Do I need to look at the application before commenting?

You are strongly recommended to do this. Applications can be inspected at the authority's offices or usually on its website. If you do not do this, you could miss relevant issues or make irrelevant comments.

Will other people be able to see my comments?

Normally authorities make comments made on planning applications publicly available and some will put them on their websites. If an application is determined by the Planning Committee, which is a decision making group of local authority councillors that has the power to determine planning applications, comments from neighbours, etc are considered to be what are called “background papers” and they must by law be available for public inspection if requested. Thus any comments you make may be seen by the applicant or other people.

Can someone write the comments on my behalf?

Yes. A friend or relative can write comments on your behalf. If you wish to pay somebody to make comments on your behalf, the best person would normally be a planning consultant. This site will give you details of RTPI-qualified planning consultants working in your area. The authority will receive many comments on planning applications each year so they are not looking for anything particularly special from you. Paying a planning consultant to write comments on your behalf will not necessarily result in a different outcome than if you had written the comments yourself, but with a larger, more complex scheme a consultant may be able to add some specialist knowledge to assist your response.

Can I speak at a Planning Committee regarding the application?

Most planning applications are dealt with under what are called “delegated powers”. Essentially this means that the decision making power has been delegated to a senior officer. Some applications, usually the more major or controversial ones, are dealt with by the authority's Planning Committee, which is a group made up of local authority councillors. Committee members will receive a detailed report and recommendation from the case officer. Most authorities will allow interested parties to speak if an application is to be determined by a Planning Committee. The precise rules vary from authority to authority, but usually there is a limit on how many people can speak on an application and for how long. Check with your local planning authority to see what the rules are in your area.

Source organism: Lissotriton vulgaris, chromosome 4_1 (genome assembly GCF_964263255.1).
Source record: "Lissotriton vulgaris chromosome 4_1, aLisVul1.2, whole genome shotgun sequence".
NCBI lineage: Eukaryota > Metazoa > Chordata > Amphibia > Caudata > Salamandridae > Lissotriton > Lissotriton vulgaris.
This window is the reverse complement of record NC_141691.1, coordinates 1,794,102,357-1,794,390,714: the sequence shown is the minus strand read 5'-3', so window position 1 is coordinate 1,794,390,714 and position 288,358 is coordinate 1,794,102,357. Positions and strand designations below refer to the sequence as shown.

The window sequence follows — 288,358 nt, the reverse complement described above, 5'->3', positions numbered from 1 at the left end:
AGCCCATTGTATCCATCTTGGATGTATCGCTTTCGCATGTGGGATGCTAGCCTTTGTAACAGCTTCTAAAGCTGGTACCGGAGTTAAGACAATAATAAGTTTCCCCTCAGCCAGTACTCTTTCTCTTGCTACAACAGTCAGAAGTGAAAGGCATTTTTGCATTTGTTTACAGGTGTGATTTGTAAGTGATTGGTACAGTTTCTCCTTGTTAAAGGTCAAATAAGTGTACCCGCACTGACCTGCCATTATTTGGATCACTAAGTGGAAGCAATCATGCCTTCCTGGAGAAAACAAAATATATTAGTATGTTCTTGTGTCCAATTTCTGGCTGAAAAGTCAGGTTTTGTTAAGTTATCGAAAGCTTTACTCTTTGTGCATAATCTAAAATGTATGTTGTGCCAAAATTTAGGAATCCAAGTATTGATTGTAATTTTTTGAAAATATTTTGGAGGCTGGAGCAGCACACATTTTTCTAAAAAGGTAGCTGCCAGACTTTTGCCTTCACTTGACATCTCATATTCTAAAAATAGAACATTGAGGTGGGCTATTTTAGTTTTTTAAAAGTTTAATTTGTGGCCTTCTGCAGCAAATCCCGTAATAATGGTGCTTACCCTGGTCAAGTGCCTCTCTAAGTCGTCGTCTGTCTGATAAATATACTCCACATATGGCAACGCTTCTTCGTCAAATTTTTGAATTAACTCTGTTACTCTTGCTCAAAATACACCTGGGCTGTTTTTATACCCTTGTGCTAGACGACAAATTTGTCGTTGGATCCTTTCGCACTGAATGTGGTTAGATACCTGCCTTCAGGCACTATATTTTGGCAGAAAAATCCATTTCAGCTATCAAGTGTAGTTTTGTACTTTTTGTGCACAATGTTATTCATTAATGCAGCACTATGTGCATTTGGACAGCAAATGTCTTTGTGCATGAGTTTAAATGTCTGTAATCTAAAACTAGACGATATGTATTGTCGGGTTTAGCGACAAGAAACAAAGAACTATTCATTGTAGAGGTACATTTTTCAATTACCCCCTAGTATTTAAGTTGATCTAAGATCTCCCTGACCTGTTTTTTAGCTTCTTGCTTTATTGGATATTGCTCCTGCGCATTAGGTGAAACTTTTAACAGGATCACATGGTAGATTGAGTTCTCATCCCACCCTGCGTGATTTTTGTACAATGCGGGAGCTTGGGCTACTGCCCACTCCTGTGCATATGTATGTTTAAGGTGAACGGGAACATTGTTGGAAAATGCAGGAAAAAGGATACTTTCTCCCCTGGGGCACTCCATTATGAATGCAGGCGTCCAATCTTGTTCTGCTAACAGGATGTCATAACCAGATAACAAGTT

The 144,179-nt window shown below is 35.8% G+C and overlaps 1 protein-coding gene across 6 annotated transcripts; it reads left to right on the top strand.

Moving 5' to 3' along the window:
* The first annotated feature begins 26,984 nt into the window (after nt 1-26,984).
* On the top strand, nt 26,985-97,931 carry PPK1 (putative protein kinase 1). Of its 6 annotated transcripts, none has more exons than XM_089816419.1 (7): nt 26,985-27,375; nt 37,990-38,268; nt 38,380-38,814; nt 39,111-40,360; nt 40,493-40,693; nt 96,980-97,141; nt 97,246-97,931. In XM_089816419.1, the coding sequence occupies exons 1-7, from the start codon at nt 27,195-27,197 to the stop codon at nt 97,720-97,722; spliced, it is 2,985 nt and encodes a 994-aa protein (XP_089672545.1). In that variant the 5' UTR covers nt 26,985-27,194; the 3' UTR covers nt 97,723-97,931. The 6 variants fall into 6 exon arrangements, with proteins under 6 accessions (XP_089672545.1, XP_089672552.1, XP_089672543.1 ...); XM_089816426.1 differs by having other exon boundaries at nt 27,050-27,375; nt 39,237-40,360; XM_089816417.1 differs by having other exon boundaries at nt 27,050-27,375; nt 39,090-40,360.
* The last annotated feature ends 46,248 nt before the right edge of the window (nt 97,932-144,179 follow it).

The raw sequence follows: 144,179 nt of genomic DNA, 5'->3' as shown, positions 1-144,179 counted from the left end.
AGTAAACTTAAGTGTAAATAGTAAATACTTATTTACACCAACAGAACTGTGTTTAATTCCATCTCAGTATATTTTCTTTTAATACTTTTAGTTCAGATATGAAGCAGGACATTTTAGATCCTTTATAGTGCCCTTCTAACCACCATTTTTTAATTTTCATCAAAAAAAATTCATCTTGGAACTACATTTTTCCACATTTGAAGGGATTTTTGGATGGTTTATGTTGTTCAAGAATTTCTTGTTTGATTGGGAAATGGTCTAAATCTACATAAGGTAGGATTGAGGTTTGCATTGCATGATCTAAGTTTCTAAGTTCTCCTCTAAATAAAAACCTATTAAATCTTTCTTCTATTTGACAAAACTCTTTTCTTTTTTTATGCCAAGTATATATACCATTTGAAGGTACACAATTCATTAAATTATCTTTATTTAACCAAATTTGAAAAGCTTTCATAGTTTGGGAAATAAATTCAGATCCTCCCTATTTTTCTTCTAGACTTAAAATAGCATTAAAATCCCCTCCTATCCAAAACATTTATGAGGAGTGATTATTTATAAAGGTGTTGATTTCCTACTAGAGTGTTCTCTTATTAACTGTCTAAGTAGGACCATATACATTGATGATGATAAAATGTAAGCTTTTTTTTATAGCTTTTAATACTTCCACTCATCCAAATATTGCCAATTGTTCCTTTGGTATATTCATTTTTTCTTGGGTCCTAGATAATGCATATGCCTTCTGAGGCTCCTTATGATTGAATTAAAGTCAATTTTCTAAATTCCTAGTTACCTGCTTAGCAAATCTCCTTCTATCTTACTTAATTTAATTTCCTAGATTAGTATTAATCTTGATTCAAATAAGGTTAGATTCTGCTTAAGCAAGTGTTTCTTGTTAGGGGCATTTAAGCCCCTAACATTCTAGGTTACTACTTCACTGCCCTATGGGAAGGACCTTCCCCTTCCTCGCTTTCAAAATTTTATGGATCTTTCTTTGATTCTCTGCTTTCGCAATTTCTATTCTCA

If an application is to be dealt with by a Planning Committee and you have the chance to speak, you are recommended to do so. Whilst most people can write a letter commenting on a planning application without too much difficulty, addressing a Planning Committee involves public speaking and many people are nervous of doing this. You can usually arrange for a friend or relative or a planning consultant to do this on your behalf if this is the case.

When addressing a planning committee, as when writing your initial comments, be straightforward. Do not exaggerate and keep to the main issues – do not deal with minor ones. Prepare what you have to say beforehand and make sure you can say it within the allotted time limit.

Will I be told of the decision?

Most authorities notify those who have commented on an application regarding how it has been decided, but they are not obliged to do so - and not all authorities do this. The outcome of the application can also be found by checking the Council’s website or by telephoning the Council’s planning department.

What about an appeal?

If the application is refused, or if conditions are imposed which are not acceptable to the applicant, or if the application is not determined within a specified period (usually 8 weeks but 13 or 16 weeks for more major proposals), the applicant can appeal to the Planning Inspectorate, an independent government agency set up to handle planning appeals. If you have commented on an application and an appeal is lodged, you will normally be informed so you can be involved in the appeal process if you wish (the main category of development where you are not likely to be informed is extensions to houses and other householder applications such as for outbuildings or new vehicular accesses). If an application is approved, there is no right for neighbours or other third parties to appeal.



Have more questions? Submit a request
Powered by Zendesk